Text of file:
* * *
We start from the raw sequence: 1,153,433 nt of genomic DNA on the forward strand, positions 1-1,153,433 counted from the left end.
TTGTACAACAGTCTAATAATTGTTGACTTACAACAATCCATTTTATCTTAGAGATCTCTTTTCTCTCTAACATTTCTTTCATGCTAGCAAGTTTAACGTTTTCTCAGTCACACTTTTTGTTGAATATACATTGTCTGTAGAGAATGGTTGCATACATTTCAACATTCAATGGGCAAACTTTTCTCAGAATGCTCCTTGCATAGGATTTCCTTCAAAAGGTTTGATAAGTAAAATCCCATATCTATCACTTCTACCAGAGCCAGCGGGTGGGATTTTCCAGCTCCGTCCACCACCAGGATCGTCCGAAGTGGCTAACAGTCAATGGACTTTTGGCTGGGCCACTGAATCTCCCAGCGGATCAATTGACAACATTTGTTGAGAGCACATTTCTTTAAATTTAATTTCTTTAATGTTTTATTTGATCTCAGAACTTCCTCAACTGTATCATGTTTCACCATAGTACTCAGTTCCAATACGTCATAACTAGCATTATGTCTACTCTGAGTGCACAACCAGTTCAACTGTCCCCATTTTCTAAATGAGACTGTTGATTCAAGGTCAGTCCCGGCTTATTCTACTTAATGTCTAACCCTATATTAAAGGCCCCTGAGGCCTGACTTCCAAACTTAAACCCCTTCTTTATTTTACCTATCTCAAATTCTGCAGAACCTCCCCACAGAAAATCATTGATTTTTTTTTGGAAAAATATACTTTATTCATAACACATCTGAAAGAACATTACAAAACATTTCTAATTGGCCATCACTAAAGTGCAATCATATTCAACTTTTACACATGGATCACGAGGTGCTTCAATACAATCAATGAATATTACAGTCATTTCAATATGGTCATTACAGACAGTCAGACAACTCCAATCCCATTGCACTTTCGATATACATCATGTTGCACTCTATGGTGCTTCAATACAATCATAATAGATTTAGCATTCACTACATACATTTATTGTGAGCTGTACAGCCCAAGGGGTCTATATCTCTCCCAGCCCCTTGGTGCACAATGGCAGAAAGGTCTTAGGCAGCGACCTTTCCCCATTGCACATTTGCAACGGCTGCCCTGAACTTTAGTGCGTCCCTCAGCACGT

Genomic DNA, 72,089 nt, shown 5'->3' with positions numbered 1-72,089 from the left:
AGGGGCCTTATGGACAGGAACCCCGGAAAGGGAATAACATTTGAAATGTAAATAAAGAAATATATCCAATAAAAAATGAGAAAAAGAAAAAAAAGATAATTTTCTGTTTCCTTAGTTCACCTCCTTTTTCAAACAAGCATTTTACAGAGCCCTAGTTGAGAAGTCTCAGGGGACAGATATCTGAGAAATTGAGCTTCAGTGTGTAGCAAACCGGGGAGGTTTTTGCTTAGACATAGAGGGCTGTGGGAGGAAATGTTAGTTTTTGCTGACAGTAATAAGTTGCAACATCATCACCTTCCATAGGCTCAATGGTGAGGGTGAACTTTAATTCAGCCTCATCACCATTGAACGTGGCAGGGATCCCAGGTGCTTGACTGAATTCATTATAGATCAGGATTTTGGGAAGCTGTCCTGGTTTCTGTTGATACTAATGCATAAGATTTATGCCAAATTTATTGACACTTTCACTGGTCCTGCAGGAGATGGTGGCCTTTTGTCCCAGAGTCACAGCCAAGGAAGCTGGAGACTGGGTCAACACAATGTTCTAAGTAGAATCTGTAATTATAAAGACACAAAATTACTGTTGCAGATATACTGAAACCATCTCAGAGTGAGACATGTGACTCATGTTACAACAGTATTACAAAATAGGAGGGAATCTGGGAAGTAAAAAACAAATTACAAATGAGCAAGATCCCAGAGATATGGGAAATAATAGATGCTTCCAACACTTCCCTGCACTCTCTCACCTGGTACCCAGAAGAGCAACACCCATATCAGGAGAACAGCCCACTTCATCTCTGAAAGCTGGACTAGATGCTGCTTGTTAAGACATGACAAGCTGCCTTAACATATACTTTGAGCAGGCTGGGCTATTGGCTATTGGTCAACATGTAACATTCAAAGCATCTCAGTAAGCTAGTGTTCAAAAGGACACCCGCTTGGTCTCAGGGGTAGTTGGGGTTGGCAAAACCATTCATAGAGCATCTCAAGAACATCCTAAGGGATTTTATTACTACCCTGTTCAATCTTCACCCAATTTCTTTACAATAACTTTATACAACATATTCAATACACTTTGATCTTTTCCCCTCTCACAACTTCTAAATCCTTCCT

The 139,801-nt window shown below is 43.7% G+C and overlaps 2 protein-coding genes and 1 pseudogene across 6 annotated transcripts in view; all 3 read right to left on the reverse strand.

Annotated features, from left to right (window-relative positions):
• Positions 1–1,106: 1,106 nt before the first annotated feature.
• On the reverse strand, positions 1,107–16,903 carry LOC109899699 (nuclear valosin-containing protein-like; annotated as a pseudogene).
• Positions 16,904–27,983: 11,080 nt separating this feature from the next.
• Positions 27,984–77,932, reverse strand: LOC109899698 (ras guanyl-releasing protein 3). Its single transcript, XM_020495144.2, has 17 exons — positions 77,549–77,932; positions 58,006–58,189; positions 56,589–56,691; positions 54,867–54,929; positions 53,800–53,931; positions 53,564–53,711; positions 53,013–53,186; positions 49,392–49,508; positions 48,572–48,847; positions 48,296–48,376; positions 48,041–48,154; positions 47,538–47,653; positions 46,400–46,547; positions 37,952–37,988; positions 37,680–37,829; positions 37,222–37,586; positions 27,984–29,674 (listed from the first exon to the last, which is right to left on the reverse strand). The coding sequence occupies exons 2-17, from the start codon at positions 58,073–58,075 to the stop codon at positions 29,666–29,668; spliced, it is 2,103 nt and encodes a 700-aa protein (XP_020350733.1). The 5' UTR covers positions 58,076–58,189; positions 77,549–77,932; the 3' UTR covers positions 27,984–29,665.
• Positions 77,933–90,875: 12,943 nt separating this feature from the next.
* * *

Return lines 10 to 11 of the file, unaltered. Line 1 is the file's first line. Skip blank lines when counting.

• Positions 27,984–77,932, reverse strand: LOC109899698 (ras guanyl-releasing protein 3). Its single transcript, XM_020495144.2, has 17 exons — positions 77,549–77,932; positions 58,006–58,189; positions 56,589–56,691; positions 54,867–54,929; positions 53,800–53,931; positions 53,564–53,711; positions 53,013–53,186; positions 49,392–49,508; positions 48,572–48,847; positions 48,296–48,376; positions 48,041–48,154; positions 47,538–47,653; positions 46,400–46,547; positions 37,952–37,988; positions 37,680–37,829; positions 37,222–37,586; positions 27,984–29,674 (listed from the first exon to the last, which is right to left on the reverse strand). The coding sequence occupies exons 2-17, from the start codon at positions 58,073–58,075 to the stop codon at positions 29,666–29,668; spliced, it is 2,103 nt and encodes a 700-aa protein (XP_020350733.1). The 5' UTR covers positions 58,076–58,189; positions 77,549–77,932; the 3' UTR covers positions 27,984–29,665.
• Positions 77,933–90,875: 12,943 nt separating this feature from the next.